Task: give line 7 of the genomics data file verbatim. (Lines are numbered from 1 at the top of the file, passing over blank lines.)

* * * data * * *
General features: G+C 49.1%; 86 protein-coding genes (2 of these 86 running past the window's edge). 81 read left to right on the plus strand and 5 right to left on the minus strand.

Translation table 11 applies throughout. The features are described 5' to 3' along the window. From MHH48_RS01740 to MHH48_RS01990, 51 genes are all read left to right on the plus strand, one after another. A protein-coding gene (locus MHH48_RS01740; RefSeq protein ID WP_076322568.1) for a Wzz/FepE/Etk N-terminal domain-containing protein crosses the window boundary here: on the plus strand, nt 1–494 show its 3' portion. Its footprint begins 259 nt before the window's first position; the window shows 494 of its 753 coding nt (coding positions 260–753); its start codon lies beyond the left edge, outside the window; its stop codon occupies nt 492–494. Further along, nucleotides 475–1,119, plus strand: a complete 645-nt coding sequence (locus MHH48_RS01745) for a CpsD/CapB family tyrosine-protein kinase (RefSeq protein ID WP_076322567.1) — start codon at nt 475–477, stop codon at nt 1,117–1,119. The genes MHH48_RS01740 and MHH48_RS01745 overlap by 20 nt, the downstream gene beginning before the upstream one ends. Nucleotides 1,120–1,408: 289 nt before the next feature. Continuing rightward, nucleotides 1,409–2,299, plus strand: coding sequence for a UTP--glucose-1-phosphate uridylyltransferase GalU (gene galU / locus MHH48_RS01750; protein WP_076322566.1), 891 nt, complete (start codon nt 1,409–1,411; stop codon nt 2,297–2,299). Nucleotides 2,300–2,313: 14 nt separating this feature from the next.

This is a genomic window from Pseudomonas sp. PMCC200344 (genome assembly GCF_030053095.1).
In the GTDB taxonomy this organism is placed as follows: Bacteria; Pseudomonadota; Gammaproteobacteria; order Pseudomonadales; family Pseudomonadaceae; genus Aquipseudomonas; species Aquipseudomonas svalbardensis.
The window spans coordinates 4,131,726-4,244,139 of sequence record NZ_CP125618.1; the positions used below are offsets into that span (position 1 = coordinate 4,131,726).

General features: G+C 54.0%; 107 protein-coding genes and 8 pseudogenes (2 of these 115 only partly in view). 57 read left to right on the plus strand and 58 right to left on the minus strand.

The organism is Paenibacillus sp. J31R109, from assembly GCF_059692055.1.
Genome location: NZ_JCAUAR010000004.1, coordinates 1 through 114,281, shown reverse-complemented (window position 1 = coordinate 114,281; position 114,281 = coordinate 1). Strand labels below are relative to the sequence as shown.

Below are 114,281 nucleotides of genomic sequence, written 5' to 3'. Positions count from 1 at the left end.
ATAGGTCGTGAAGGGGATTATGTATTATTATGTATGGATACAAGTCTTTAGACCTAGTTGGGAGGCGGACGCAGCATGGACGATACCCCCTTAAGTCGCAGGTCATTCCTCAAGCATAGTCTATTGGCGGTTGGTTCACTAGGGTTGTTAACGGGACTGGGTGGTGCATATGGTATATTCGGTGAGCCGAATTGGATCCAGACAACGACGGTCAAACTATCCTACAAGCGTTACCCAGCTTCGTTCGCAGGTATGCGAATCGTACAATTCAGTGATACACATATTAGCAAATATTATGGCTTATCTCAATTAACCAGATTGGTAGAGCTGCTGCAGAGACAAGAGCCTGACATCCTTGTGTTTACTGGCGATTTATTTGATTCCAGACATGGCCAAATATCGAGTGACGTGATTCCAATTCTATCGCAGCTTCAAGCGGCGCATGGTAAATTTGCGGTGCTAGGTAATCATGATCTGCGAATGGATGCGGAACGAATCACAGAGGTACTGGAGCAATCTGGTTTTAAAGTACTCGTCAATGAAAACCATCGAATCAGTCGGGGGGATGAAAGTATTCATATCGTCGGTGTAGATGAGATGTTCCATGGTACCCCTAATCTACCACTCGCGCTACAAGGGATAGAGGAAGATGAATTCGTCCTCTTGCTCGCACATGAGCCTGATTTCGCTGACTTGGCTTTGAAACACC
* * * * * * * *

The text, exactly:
The organism is Paenibacillus sp. J31R109, from assembly GCF_059692055.1.